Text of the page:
Projects approved for California tax credits are selected based on their jobs ratio score, which ranks each project by wages to below-the-line workers, qualified spending for vendors, equipment, etc., and other criteria. The top 200% ranked projects in each round (i.e., those that would qualify if double the amount of funding was available for the current allocation round) are evaluated, and those with the highest-ranked jobs ratio scores receive a tax credit reservation. Those not selected are placed on the waiting list. The tax credit program allocates funding in “buckets” for different production categories, including non-independent films, independent films, TV projects and relocating TV series. This allocation system enables applicants to compete for credits directly against comparable projects. As has been the case since the state launched its first-generation tax credit program in 2009, the California Film Commission awards tax credits only after each selected project: 1) completes post-production, 2) verifies that in-state jobs were created, and 3) provides all required documentation, including audited cost reports.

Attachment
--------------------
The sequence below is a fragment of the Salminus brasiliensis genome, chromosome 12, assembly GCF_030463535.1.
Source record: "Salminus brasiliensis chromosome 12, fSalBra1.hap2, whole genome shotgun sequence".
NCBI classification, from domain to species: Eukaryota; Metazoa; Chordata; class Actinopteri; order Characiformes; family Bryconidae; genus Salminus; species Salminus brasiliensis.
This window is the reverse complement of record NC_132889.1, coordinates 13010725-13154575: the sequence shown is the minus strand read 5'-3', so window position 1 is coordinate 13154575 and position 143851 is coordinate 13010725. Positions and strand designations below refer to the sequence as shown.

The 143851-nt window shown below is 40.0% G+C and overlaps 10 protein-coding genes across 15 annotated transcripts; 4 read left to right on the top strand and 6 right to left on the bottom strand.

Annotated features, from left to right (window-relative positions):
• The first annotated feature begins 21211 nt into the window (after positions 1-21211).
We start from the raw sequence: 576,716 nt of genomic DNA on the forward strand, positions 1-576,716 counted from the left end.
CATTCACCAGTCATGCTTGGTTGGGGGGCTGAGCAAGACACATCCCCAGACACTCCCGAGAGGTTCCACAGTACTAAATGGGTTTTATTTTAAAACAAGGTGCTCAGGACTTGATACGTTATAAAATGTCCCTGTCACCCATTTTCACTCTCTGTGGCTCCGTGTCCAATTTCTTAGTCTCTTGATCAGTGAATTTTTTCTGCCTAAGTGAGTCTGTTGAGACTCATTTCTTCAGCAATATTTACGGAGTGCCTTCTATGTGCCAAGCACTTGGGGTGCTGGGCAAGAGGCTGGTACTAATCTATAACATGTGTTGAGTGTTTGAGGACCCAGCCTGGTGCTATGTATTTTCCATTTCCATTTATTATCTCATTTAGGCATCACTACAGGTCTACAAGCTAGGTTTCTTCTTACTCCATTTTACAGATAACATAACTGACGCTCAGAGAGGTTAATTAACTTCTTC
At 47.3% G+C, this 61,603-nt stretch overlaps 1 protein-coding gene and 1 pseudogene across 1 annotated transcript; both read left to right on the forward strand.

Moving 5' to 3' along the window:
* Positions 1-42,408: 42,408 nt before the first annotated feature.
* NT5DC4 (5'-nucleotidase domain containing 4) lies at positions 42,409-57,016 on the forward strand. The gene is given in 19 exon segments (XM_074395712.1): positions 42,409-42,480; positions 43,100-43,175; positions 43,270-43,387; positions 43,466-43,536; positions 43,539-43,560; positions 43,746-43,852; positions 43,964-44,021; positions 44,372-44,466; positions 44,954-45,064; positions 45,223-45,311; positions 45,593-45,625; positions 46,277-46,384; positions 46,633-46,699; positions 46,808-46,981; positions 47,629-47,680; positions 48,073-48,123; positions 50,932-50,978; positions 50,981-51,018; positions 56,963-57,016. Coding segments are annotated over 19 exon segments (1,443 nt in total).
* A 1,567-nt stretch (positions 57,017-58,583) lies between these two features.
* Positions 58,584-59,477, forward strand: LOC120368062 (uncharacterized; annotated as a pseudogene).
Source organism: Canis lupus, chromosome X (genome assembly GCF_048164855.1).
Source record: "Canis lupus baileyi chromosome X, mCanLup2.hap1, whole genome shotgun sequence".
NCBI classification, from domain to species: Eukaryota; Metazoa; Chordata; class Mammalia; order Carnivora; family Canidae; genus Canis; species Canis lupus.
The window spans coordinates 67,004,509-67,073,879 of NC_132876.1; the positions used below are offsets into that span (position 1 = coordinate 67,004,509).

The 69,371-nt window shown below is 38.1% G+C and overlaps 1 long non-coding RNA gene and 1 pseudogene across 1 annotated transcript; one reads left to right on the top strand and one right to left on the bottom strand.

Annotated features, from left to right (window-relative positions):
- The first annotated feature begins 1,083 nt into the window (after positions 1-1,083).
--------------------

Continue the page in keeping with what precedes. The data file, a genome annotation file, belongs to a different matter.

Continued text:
About the California Film Commission
The California Film Commission enhances California’s status as the leader in motion picture, television and commercial production. It supports productions of all sizes/budgets and focuses on activities that stimulate and preserve production jobs, spending and tax revenues in California. Services include administration of the state’s Film & Television Tax Credit Program, permits for filming at state-owned properties, an extensive digital location library, location assistance and a range of other production-related resources and assistance. More information is available at http://www.film.ca.gov.
* “The Right Stuff” withdrew from the tax credit program on April 15.
SEE CHARTS BELOW
Relocating TV Series
|# of Seasons in California||
Previous Filming Location
|ABC American Crime||1||Texas|
|American Horror Story||6||Louisiana|
|In Treatment||1||New York|